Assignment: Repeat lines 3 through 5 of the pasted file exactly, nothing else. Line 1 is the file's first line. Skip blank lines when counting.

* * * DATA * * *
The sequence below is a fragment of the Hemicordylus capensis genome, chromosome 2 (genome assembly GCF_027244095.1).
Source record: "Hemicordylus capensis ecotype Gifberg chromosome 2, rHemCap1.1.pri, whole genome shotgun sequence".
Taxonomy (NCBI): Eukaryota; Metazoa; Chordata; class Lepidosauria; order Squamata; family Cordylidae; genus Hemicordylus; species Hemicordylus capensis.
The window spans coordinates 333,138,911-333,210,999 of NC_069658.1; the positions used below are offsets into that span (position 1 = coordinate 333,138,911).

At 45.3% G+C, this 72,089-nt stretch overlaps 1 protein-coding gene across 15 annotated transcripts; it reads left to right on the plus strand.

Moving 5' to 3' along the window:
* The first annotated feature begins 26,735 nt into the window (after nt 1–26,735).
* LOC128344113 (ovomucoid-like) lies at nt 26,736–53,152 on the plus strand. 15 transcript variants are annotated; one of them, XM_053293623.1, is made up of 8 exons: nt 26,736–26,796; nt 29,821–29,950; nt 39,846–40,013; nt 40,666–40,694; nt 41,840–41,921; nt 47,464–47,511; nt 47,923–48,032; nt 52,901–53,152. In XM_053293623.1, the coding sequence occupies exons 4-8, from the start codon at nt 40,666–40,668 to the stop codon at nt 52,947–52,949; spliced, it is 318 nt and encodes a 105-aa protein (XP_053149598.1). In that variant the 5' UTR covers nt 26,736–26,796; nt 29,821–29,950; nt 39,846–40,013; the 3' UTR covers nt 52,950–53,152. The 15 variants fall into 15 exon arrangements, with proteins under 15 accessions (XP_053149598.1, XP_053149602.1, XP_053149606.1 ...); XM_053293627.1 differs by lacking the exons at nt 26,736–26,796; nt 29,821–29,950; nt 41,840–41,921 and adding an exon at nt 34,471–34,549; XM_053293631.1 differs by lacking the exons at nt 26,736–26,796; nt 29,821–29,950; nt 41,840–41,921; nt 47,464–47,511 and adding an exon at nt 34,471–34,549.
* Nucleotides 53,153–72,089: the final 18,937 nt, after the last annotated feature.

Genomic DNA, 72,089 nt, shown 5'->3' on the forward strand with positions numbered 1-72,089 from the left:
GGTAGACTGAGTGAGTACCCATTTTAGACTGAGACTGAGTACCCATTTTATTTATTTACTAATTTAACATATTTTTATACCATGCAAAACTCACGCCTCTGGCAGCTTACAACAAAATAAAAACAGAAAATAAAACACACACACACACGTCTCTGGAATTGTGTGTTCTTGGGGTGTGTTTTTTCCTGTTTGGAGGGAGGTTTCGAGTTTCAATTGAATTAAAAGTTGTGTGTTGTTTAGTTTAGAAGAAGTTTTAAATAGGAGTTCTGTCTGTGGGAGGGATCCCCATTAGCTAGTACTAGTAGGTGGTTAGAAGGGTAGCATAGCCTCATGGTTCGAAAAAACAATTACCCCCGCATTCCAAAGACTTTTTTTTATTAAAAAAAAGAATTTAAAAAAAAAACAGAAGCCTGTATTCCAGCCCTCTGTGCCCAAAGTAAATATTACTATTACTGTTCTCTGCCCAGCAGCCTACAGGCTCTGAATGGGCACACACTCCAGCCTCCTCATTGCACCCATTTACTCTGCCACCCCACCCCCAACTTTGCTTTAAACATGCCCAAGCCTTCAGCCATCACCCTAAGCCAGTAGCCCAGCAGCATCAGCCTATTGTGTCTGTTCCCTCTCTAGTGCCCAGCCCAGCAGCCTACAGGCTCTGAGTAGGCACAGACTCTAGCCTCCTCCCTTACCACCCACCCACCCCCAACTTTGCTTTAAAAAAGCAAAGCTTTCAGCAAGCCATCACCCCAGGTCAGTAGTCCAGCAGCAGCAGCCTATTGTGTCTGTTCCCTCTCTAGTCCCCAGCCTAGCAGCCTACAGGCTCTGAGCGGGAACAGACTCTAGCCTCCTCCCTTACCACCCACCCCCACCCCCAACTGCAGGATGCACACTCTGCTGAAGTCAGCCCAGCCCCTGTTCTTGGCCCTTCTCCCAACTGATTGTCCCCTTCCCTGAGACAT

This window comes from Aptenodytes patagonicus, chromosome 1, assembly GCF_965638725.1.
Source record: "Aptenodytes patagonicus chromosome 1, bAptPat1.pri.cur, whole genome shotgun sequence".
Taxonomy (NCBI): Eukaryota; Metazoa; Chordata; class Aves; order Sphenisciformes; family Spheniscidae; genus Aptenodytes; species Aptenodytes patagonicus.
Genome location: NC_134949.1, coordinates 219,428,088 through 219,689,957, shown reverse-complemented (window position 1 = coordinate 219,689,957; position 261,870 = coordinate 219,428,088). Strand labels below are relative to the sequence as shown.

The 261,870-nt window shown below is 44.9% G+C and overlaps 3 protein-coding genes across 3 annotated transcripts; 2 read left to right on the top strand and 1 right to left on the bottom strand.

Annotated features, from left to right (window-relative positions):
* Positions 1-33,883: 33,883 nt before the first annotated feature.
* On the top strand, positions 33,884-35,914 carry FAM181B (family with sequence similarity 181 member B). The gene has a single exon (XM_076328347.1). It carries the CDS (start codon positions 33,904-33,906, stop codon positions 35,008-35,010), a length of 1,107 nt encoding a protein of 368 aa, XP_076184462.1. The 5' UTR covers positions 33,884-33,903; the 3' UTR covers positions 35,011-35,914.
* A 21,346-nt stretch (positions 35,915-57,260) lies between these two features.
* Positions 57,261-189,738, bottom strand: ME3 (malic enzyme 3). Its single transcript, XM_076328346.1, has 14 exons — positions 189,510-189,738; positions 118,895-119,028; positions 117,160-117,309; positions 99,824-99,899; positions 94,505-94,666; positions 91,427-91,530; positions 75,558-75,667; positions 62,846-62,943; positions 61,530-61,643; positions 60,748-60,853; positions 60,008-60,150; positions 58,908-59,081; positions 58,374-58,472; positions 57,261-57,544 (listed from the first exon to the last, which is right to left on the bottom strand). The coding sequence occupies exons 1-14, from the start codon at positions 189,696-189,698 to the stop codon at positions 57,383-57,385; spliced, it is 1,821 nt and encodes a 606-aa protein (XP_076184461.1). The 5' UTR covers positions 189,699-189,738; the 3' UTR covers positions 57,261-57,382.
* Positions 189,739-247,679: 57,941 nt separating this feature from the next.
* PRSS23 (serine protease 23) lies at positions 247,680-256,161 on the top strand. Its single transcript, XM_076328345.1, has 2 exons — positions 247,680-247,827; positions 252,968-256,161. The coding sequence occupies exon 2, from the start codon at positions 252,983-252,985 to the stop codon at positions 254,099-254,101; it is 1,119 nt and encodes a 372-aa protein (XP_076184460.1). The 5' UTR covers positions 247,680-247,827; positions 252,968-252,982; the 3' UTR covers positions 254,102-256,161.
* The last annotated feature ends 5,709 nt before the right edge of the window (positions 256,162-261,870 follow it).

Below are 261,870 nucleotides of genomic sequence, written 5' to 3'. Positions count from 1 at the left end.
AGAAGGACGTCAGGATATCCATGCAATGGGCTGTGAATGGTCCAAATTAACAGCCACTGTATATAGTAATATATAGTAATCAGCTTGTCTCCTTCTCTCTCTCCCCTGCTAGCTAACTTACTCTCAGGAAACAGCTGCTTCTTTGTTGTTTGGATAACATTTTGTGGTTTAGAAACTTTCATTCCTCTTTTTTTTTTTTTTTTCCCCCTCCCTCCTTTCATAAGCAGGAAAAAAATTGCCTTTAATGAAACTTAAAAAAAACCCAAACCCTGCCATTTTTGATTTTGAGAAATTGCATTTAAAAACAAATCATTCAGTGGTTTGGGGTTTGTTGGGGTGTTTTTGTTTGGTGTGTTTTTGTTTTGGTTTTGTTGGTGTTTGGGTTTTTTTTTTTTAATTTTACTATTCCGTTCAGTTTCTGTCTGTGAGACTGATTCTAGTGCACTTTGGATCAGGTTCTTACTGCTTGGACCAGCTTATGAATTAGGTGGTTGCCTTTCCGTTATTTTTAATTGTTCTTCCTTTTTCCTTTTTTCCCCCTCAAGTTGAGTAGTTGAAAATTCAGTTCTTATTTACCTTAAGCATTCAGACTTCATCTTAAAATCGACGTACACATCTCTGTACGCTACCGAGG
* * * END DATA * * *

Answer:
Taxonomy (NCBI): Eukaryota; Metazoa; Chordata; class Lepidosauria; order Squamata; family Cordylidae; genus Hemicordylus; species Hemicordylus capensis.
The window spans coordinates 333,138,911-333,210,999 of NC_069658.1; the positions used below are offsets into that span (position 1 = coordinate 333,138,911).

At 45.3% G+C, this 72,089-nt stretch overlaps 1 protein-coding gene across 15 annotated transcripts; it reads left to right on the plus strand.